|A 2002 change in Federal Communications Commission (FCC) regulations has opened the door to the use of ultra-wideband (UWB) technology for communications, which researchers believe might be useful in high-data-rate, low power communication systems.
Ultra-wideband is a technique used in radar applications that employs narrow, fast rise time pulses (typically less that 1 nsec.) rather than conventional modulated carrier signals. UWB pulses occupy a large frequency band and were previously restricted due to interference concerns.
Ultra-wideband has been proposed as a technique for tactical communication systems due to its low power spectral density and its immunity to interference (e.g., jamming) and multipath, said Mike Buehrer, who is investigating UWB propagation properties. It has also been proposed for commercial systems due to its ability to achieve large data rates in frequency bands allocated to other applications while ostensibly causing little to no interference to existing applications.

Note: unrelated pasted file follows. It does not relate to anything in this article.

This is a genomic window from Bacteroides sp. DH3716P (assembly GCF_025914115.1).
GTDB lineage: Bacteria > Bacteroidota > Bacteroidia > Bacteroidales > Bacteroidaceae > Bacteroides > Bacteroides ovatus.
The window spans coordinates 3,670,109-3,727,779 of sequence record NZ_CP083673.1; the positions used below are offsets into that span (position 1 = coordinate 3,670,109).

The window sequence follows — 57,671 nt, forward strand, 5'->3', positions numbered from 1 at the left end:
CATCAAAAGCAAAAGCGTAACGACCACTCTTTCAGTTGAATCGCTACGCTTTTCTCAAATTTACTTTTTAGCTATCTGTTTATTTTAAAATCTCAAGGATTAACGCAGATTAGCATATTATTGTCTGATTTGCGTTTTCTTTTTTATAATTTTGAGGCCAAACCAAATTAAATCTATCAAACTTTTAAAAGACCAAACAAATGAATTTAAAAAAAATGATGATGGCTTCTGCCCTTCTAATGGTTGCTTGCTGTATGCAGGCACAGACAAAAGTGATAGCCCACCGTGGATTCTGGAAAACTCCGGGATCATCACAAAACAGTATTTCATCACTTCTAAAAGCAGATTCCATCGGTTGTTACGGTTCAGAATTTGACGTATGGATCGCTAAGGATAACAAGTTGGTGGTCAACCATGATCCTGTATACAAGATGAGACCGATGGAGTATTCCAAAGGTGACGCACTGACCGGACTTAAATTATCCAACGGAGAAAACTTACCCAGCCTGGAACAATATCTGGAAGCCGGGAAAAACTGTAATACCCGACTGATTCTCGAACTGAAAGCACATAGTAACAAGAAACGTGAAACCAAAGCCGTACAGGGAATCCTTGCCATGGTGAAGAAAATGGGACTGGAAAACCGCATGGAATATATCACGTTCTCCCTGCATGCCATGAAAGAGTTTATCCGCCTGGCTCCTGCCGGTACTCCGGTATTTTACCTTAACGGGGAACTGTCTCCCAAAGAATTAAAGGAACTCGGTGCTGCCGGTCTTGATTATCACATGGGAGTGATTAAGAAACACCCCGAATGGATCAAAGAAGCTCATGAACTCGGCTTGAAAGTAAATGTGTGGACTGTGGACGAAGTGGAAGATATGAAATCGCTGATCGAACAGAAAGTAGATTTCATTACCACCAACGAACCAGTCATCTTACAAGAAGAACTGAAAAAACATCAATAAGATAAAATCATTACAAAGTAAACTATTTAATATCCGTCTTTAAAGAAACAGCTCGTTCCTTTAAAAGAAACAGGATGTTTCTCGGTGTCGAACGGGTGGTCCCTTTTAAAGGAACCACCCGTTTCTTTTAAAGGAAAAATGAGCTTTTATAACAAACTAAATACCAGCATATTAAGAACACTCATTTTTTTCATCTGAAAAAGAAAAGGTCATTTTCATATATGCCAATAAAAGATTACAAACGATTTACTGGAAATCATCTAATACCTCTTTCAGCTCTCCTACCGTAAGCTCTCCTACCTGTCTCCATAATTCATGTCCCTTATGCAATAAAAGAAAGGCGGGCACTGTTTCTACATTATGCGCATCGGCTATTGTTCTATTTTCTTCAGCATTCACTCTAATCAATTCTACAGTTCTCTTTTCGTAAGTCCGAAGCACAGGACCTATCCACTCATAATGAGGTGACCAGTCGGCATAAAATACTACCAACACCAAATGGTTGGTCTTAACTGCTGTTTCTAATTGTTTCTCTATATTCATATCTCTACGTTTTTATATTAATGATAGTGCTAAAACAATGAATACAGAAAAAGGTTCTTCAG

Buehrer outlined several issues that must be resolved before UWB can be used effectively, including limitations in the size and efficiency of wideband antennas, lack of understanding of the UWB channel, and absence of channel models for performance and link budget evaluation, and a lack of knowledge of the interaction of signal processing algorithms with other aspects of UWB system design. We have a lot to learn about UWB for communications, Buehrer said. Right now, we dont fully understand how the propagation of UWB signals will impact system design. The channel has a tremendous impact on the efficiency of the system design, and right now there is no consensus on how to model the UWB channel, he added.
ECE researchers with expertise in electromagnetics and wireless communications are collaborating on several UWB efforts, including a recently funded project for the Defense Advance Research Project Agency (DARPA). Initial UWB work involves characterizing the UWB channels and creating channel models for simulation, with plans to extend UWB investigations to antenna designs, communication system design, and developing signal processing approaches to maximize the energy efficiency of UWB systems.
Faculty members currently involved in UWB include Buehrer, Jeff Reed, Bill Davis, Ahmad Safaai-Jazi, Warren Stutzman, Sedki Riad, Charles Bostian, Dong Ha, and Dennis Sweeney.